Democrats have hardly been immune to the science deniers and their campaign money, but it’s only the Republicans who have been thoroughly brainwashed.

There’s this to say for the Flat Earth Society: It compares favorably to the Republican Party in one respect. According to that Huffington Science article, its leaders accept the evidence of global warming even though much of it comes from NASA, an arch villain in their conspiracy theology.

They also believe in evolution.


Martin Dyckman is a retired associate editor of the newspaper formerly known as the St. Petersburg Times. He lives in suburban Asheville, North Carolina.

Martin Dyckman: Courts failed organizations that won redistricting fight

If only the Florida Constitution included a provision like this:

(1) Members of the Legislature who vote for measures subsequently held unconstitutional shall be liable jointly and severally for all attorney fees and costs as established by the court.

(2) Failure to pay such liabilities within 60 days of final judgment shall constitute disqualification for re-election or election to another office.

That is, to be sure, as far-fetched a dream as hitting the Powerball, if not more so. But it’s just as sweet.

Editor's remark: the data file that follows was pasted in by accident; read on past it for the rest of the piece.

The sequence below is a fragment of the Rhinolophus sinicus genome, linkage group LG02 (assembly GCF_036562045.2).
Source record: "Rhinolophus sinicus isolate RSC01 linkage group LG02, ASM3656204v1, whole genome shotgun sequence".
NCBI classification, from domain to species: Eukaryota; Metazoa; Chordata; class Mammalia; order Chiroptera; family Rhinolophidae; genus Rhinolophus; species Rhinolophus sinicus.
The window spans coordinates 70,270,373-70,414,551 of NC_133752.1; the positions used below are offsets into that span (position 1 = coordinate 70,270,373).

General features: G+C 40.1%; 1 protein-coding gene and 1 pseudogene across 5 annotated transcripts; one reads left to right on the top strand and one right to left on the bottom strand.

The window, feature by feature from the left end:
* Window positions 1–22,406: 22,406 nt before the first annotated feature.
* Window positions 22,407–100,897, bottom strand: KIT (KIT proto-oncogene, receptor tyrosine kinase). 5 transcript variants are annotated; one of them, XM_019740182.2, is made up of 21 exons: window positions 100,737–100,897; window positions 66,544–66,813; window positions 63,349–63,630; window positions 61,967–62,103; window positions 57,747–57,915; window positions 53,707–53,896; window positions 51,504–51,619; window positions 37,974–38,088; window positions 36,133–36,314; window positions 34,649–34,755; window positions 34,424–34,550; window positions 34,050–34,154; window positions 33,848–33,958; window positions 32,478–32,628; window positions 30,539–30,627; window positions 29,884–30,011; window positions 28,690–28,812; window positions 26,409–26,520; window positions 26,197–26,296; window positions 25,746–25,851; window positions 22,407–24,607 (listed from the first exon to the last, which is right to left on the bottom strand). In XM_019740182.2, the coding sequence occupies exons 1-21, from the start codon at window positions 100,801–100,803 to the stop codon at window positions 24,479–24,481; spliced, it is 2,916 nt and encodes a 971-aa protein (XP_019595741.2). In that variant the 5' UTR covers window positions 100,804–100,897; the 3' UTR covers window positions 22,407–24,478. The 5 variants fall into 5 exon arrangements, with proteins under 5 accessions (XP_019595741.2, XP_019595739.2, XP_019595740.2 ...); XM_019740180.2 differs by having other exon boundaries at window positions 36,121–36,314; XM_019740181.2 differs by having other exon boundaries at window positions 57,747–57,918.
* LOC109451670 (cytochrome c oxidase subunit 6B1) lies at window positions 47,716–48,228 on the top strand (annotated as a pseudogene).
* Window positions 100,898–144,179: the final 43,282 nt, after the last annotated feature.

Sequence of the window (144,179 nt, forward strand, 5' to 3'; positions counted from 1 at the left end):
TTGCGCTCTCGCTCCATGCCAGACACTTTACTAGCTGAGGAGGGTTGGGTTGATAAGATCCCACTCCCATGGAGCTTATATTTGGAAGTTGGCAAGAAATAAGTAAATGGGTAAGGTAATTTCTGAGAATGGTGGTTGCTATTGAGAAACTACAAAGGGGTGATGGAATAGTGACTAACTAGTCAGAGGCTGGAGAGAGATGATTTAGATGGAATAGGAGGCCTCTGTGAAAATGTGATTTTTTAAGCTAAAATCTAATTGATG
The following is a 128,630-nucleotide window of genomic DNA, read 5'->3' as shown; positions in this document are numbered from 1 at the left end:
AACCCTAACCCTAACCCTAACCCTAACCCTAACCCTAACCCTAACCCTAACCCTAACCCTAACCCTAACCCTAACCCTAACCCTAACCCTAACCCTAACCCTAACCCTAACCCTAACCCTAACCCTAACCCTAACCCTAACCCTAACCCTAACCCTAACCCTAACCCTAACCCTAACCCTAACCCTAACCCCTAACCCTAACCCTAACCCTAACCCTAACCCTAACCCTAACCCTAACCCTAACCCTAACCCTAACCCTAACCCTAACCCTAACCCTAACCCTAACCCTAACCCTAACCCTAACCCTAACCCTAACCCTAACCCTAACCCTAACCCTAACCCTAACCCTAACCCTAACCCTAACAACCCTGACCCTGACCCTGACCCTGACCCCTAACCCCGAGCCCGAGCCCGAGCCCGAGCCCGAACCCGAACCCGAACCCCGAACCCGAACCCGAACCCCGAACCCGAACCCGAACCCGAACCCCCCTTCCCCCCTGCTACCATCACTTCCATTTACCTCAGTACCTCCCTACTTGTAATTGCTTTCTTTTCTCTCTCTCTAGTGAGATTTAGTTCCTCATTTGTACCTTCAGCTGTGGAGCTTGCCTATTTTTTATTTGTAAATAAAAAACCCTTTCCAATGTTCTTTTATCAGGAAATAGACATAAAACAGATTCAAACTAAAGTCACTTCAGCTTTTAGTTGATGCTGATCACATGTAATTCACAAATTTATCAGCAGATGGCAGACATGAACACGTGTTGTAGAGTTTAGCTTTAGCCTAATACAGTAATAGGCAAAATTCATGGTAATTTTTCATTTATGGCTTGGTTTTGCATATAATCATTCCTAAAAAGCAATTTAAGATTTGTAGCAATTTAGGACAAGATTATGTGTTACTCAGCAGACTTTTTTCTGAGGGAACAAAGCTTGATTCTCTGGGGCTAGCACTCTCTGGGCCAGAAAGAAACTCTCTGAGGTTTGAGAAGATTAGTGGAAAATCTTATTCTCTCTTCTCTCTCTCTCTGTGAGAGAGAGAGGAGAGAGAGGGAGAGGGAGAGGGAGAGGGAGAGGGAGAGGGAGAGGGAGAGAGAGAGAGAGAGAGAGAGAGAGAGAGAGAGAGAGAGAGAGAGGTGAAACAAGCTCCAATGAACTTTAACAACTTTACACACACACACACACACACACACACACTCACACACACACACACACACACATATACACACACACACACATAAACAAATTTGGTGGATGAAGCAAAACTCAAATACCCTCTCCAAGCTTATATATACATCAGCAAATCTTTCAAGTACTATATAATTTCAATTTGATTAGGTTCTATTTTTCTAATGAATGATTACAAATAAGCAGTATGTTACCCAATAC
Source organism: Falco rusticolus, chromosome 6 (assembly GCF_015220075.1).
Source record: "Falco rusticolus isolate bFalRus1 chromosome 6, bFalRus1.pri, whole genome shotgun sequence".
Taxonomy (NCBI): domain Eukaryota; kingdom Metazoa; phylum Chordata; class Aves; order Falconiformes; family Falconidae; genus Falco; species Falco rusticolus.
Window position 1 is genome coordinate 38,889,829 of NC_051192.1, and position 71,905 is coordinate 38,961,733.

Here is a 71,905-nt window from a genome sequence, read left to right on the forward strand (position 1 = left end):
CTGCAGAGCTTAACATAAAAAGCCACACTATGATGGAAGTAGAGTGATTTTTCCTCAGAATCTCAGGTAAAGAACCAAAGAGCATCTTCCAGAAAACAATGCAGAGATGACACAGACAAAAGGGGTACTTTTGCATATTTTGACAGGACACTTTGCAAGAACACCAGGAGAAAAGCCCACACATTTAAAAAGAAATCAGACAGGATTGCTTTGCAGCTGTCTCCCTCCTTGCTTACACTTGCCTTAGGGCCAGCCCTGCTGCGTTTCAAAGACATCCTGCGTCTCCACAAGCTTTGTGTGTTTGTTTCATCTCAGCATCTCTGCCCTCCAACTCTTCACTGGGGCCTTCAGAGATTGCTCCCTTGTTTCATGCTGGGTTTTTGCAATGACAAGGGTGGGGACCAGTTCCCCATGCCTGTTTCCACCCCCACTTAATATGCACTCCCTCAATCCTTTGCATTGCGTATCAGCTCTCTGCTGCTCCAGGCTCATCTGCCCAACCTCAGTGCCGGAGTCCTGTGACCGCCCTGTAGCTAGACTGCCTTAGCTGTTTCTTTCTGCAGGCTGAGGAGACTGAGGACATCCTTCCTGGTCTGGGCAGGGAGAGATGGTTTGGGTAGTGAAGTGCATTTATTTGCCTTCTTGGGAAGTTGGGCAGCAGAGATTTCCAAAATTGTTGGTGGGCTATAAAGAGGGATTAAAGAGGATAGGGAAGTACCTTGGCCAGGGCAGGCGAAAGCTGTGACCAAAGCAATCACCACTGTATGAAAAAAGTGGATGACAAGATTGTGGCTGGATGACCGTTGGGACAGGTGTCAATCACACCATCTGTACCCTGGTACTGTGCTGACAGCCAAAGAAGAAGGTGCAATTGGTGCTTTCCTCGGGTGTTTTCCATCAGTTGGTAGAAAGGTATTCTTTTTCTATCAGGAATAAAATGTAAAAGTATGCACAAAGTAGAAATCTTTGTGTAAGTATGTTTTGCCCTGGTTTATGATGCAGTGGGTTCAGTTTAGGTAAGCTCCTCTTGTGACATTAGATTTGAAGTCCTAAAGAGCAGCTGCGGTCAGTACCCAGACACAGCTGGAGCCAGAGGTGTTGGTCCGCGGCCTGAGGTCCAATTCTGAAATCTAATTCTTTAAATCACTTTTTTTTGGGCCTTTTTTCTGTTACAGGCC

It’s prompted by a pair of recent court decisions that expose, as courts too often do, the distinction between law and justice.

Law is supposed to serve justice. When the law becomes an end in itself, it can thwart justice.

That’s what has happened in the epilogue to the stunning victory over gerrymandering by a coalition of plaintiffs led by the League of Women Voters and Common Cause.

After four years of litigation, cynically resisted at every step and in every way by the Republican-controlled Legislature, the plaintiffs proved that Florida’s congressional districts had been drawn in gross violation of the 2010 “Fair Districts” initiatives. The Senate then threw in the towel, confessing its own districts were invalid too.

Nearly two-thirds of the voters had voted for the initiatives that their purported representatives consciously violated.

Attorney General Pam Bondi was defending the Legislature rather than the people, so the nonprofits stepped up. Thanks to them, Florida finally will have fairer elections.

At the last reckoning by the Miami Herald and Tampa Bay Times, taxpayers had spent $11 million to defend the Legislature through four trials, three special sessions and eight rulings by the Florida Supreme Court. The other side’s legal bills are not public, but amount to several million dollars at least.

But when the plaintiffs went back to court to be awarded those fees, the courts said no.

Terry Lewis, the Tallahassee circuit judge who had heard most of the trial litigation, turned them down because of the general Florida policy, known as the “American rule,” that each party bears its own costs. Losers pay only when there’s a specific law or contract saying so.